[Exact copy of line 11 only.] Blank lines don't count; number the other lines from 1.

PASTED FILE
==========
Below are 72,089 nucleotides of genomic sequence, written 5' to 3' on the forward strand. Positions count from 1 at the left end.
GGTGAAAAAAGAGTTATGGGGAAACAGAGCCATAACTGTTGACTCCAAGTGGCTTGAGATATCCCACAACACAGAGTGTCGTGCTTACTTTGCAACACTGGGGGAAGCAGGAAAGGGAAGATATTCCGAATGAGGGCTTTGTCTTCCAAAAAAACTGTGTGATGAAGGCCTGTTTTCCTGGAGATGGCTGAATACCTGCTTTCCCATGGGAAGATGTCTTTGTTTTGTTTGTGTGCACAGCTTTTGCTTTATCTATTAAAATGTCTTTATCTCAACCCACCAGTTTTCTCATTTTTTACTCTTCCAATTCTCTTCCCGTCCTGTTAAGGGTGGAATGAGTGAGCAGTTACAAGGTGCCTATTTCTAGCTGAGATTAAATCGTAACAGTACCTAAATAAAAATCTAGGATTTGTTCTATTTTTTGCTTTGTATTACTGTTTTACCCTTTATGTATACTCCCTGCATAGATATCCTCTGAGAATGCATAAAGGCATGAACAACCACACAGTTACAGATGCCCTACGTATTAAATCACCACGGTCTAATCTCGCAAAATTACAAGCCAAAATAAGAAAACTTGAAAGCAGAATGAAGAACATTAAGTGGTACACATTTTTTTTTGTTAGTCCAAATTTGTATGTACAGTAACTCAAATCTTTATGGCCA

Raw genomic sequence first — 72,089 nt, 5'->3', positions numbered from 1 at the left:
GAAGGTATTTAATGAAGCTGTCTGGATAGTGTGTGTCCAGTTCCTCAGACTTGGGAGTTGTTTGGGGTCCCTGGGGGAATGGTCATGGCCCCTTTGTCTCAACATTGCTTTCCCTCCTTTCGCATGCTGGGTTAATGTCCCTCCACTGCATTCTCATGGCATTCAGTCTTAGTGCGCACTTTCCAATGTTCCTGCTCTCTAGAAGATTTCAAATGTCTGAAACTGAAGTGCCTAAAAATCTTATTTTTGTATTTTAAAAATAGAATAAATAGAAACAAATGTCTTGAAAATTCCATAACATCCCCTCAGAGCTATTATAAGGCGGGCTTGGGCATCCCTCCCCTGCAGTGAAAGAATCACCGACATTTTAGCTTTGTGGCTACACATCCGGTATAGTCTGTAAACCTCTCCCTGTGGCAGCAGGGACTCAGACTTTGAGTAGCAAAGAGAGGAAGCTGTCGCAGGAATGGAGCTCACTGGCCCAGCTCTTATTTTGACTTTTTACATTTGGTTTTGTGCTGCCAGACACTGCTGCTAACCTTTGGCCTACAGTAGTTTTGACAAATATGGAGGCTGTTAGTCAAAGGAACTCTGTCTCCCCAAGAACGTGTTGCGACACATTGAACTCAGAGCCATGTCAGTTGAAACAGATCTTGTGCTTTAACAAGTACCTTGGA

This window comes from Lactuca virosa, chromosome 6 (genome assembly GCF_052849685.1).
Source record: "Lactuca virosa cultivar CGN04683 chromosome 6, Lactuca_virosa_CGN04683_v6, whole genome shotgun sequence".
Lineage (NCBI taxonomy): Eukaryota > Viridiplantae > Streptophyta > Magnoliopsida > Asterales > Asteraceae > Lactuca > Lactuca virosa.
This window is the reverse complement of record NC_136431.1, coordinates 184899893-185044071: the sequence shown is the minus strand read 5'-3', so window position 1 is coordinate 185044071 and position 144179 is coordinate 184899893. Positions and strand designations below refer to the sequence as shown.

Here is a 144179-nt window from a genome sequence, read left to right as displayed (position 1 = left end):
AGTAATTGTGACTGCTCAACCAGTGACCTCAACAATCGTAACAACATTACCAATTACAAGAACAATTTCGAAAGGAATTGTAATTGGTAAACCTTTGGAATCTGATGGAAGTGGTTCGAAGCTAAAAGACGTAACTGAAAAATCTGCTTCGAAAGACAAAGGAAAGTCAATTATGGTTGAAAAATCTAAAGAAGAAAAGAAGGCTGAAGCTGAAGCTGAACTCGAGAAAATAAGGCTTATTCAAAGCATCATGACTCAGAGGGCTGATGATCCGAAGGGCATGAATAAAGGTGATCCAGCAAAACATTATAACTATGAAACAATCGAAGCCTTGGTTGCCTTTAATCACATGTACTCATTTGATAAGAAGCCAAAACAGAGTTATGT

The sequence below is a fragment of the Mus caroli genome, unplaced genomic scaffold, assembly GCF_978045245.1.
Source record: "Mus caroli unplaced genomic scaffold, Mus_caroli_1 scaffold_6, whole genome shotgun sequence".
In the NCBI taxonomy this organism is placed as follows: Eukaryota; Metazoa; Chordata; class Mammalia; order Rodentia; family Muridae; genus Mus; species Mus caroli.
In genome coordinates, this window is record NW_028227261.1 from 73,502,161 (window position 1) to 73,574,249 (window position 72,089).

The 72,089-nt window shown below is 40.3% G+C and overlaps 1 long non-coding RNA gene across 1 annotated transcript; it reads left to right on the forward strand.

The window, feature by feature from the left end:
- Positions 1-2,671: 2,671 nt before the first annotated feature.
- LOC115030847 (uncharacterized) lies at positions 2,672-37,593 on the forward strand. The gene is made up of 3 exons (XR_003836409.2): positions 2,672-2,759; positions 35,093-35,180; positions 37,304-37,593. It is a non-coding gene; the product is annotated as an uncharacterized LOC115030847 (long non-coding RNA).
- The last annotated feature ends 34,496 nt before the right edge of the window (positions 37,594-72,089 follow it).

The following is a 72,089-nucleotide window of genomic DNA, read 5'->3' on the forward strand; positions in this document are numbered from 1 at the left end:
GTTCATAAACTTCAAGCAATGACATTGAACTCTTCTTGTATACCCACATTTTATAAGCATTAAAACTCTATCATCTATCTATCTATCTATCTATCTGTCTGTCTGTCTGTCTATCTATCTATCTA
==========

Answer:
The sequence below is a fragment of the Mus caroli genome, unplaced genomic scaffold, assembly GCF_978045245.1.